While the paper by Odlyzko and Stanley is related and interesting, it doesn't seem to answer your question since it looks at unrestricted subsets, so why accept that as the answer? Are you no longer interested in establishing results about subsets of a given cardinality? –  Douglas Zare Sep 13 '13 at 15:09
@DouglasZare you are right, i took a quick look at the abstract while i was too tired to focus at everything the article says and i supposed that the answer was there but i'd better read it later.It has some connection with my question but it doesn't seem to answer it- at least not with a little effort and some mathematical extensions from my side. –  Konstantinos Gaitanas Sep 13 '13 at 17:07

It's not clear whether Gaitanas wants his sum to divide $m$ or be a multiple of $m$. If he wants the sum to be a multiple of $m$, then some related questions are studied in the paper "Enumeration of Power Sums Modulo a Prime" by Andrew M. Odlyzko and Richard P. Stanley, J. Number Theory 10 (1978), 263-272. They study the following question: given a positive integer $n$, an odd prime $p$, and an integer $\alpha$, how many subsets $S$ of $\{1,2,\dots, p-1\}$ are there with $$\sum_{x\in S} x^n \equiv \alpha \pmod p?$$ They also give references to related results, where $p$ need not be a prime.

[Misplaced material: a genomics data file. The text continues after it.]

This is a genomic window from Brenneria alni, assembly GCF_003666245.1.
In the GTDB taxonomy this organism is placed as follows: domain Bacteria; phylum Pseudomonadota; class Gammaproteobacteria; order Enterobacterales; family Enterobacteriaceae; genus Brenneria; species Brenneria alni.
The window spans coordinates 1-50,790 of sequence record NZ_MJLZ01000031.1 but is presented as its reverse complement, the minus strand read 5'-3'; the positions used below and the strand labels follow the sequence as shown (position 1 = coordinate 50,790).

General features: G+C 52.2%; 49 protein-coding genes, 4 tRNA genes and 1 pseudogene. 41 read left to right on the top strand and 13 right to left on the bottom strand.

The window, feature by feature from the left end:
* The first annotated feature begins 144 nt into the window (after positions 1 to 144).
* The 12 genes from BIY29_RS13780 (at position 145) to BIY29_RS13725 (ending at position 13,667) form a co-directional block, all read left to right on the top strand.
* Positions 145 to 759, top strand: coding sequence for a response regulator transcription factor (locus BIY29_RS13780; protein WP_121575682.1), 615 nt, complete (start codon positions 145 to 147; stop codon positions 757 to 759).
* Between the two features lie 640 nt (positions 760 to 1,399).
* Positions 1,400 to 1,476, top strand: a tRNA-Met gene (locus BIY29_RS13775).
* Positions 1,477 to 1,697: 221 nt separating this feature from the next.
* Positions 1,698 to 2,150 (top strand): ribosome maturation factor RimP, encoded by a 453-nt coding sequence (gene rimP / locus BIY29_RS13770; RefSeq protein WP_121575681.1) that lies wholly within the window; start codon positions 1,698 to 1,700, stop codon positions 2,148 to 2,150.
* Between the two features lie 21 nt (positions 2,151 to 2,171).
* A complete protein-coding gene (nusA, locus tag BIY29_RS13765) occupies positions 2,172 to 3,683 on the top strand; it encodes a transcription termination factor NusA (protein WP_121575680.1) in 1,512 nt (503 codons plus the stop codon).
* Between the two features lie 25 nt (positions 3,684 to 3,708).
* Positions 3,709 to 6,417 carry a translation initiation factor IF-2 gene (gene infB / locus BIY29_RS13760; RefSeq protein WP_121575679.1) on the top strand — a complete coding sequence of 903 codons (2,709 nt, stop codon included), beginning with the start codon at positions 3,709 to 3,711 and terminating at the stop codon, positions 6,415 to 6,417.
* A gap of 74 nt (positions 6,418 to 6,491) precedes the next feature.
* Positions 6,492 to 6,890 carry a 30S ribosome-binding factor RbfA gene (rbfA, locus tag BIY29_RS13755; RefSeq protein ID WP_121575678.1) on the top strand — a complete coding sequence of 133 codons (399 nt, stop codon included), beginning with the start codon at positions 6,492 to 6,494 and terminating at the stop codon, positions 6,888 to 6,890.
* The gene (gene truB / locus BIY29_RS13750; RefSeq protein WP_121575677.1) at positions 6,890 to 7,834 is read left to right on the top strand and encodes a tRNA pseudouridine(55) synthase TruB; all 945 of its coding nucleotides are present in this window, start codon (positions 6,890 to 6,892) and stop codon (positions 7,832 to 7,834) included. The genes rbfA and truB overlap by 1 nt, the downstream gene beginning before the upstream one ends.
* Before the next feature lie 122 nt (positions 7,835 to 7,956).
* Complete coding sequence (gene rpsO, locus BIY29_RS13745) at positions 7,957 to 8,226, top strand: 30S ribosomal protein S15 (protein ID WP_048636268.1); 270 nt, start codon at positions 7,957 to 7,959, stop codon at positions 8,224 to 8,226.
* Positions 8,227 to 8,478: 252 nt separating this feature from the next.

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i want the sum be a multiple of m. I made the edits.thank you very much for the response and for mentioning this misunderstanding! –  Konstantinos Gaitanas Sep 12 '13 at 8:17

For the number of the sums $\Sigma(S_i)$ dividing $m$ should be approximately $C^k_n/m$ (rounded down, to be exact), where $C^k_n=\frac{n!}{k!(n-k)!}$ is the total number of $S_i$s. Also, the number of $\Sigma(S_i)$ relatively prime with $m$ will be $C^k_n\phi(m)/m$, where $\phi(m)$ is the Euler $\phi$ function.